Pictures from Gunsite

You may have noticed the new header, and if you like it than you have this guy to thank for it.  Along with that image, Didrik took a boatload of pictures for Crimson Trace at the Gunsite event I attended last year.  Crimson Trace was kind enough to forward a couple on to me.  Here’s the full version of the new header image which you can click to view full size.  I'm in ur bushes killin' ur doodzIt’s one of those pictures that when I look at it, I think to myself “Self, why can’t you take pictures that awesome” and then I remember it’s because guys like Didrik have devoted an entire lifetime to the art of photography.  The other really good picture from Gunsite is here as well, and again it’s an excellent picture.  I like action pictures, so it’s no wonder that the running man picture is my favorite of the pictures.and I run...I run so far away

Of course, what’s really important to everyone isn’t the pictures themselves, but the gear!  Because hey, let’s face it – we do this because we like guns and accessories.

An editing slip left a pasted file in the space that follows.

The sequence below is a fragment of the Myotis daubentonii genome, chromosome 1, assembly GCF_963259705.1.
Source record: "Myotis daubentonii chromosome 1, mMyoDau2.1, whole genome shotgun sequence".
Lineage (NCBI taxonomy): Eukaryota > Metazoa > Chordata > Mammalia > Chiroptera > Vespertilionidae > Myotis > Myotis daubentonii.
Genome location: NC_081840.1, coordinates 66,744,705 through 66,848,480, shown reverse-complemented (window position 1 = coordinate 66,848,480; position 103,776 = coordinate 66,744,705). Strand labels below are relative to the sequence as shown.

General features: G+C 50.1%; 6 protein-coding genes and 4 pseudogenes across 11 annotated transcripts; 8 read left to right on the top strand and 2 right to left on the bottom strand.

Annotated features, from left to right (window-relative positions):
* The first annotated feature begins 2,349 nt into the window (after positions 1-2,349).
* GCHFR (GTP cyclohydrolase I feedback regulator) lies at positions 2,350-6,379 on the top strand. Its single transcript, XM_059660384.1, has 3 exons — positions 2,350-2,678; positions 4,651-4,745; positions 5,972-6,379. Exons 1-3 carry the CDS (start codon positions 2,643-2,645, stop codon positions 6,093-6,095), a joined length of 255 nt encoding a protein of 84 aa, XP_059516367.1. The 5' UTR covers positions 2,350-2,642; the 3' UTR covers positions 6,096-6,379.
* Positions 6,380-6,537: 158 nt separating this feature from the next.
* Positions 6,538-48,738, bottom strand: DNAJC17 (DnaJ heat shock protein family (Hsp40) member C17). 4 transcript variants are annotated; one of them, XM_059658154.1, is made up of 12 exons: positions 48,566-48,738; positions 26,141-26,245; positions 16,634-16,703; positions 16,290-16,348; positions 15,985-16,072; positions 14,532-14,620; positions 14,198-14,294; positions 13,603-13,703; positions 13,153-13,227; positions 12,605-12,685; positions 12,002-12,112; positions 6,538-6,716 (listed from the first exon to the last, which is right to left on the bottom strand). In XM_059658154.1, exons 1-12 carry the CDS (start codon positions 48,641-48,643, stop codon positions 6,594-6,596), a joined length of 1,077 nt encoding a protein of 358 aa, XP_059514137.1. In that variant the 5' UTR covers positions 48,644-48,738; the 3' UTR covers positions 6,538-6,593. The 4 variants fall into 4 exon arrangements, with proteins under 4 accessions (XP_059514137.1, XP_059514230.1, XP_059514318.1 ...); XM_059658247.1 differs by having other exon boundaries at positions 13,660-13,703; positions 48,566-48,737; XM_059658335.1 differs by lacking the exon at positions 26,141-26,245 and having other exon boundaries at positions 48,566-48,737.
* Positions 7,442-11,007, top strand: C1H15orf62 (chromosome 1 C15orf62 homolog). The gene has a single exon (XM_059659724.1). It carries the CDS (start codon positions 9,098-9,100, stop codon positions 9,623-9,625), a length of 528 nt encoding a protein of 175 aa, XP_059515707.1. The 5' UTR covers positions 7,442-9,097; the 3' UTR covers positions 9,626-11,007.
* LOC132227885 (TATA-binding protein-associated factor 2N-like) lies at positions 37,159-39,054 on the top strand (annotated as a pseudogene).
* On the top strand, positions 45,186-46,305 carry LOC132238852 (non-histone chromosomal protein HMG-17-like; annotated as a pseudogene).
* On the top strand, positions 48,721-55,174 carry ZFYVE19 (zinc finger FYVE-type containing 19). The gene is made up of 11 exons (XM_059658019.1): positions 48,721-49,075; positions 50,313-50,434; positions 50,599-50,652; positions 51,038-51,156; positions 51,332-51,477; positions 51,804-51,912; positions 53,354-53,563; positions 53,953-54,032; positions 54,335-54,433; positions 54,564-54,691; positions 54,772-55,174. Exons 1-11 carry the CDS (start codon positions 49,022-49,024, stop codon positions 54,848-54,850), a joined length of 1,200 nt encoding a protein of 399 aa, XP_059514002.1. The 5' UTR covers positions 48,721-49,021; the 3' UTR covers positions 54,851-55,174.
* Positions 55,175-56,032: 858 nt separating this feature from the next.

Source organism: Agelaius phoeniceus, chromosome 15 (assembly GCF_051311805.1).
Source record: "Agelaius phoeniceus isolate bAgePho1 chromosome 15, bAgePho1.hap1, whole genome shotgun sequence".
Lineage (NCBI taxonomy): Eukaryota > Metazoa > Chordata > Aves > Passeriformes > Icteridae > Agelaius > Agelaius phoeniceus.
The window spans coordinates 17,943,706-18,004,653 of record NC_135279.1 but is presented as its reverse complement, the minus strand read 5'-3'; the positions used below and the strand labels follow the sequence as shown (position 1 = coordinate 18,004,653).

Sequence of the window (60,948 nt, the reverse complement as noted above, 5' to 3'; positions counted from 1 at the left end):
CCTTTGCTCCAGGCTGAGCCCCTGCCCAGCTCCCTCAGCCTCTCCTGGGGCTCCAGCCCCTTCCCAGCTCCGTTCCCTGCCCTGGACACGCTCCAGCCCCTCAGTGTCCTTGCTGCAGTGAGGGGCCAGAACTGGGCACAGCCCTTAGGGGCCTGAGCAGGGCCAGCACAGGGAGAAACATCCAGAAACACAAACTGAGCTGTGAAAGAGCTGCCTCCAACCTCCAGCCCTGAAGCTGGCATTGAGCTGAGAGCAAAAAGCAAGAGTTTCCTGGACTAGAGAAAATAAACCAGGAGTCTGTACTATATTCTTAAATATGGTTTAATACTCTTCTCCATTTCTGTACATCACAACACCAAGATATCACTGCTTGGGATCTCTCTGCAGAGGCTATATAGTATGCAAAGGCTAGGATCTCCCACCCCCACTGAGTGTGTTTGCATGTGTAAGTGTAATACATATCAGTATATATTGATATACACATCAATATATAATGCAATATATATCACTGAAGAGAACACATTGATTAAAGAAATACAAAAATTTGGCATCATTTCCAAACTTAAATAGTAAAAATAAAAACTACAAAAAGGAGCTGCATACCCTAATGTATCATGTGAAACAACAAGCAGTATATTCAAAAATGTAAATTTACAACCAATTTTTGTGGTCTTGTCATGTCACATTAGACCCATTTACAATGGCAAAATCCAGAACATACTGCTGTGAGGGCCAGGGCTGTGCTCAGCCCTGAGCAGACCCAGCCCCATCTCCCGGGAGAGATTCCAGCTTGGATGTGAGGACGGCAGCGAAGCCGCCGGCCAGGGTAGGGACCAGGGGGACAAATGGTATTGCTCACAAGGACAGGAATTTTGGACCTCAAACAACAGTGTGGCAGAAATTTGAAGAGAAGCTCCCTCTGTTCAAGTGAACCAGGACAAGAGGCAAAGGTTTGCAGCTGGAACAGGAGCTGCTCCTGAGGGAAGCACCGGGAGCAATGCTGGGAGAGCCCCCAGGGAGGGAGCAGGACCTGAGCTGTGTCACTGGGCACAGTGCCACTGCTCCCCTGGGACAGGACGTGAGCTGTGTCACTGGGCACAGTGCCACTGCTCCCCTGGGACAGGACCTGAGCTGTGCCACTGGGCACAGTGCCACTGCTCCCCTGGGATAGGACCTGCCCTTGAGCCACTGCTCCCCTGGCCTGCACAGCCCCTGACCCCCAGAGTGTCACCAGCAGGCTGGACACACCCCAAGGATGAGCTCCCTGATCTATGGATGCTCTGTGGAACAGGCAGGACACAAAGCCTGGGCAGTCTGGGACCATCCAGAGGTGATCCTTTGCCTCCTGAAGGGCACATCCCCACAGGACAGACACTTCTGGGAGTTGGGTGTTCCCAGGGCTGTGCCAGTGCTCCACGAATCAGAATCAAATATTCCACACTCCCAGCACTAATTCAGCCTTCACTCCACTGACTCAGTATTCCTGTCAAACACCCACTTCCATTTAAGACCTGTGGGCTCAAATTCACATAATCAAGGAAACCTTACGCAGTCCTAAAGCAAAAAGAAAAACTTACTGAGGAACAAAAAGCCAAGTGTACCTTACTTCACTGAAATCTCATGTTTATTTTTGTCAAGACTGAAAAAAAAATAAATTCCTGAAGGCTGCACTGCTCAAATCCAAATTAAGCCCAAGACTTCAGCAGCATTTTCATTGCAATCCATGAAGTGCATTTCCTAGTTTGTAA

Thanks to Crimson Trace and Didrik for the great pictures – makes me look like I actually know what I’m doing with a carbine in my hands – which is something that the excellent Gunsite instructors had already taken care of…in 3 days in Arizona I learned more about being a rifleman than I had in 20 years before that.


  1. Regarding the second picture: pinkies out on the VFG; that’s how you know gunsite is a classy soiree.

  2. Honestly, the quality of those photos isn’t really related to the technical knowledge that he developed over the years. What makes those pictures good, and most of the ones I see on his website, is that he’s clearly someone that will take the time to learn what types of action shots really capture the essence of what is being done.

    Back when I was doing rodeo, I started getting back into photography. There were plenty of “professionals” that would show up to the events. But I made more money on the side selling photos I took with my cheap Minolta SLR than they could with their professional grade gear.

    The saddest part was that few of them were willing to listen to what they were doing wrong, in terms of composition and timing. It was easier to just say “stupid cowboys wouldn’t know art if it bit them in the ass”.

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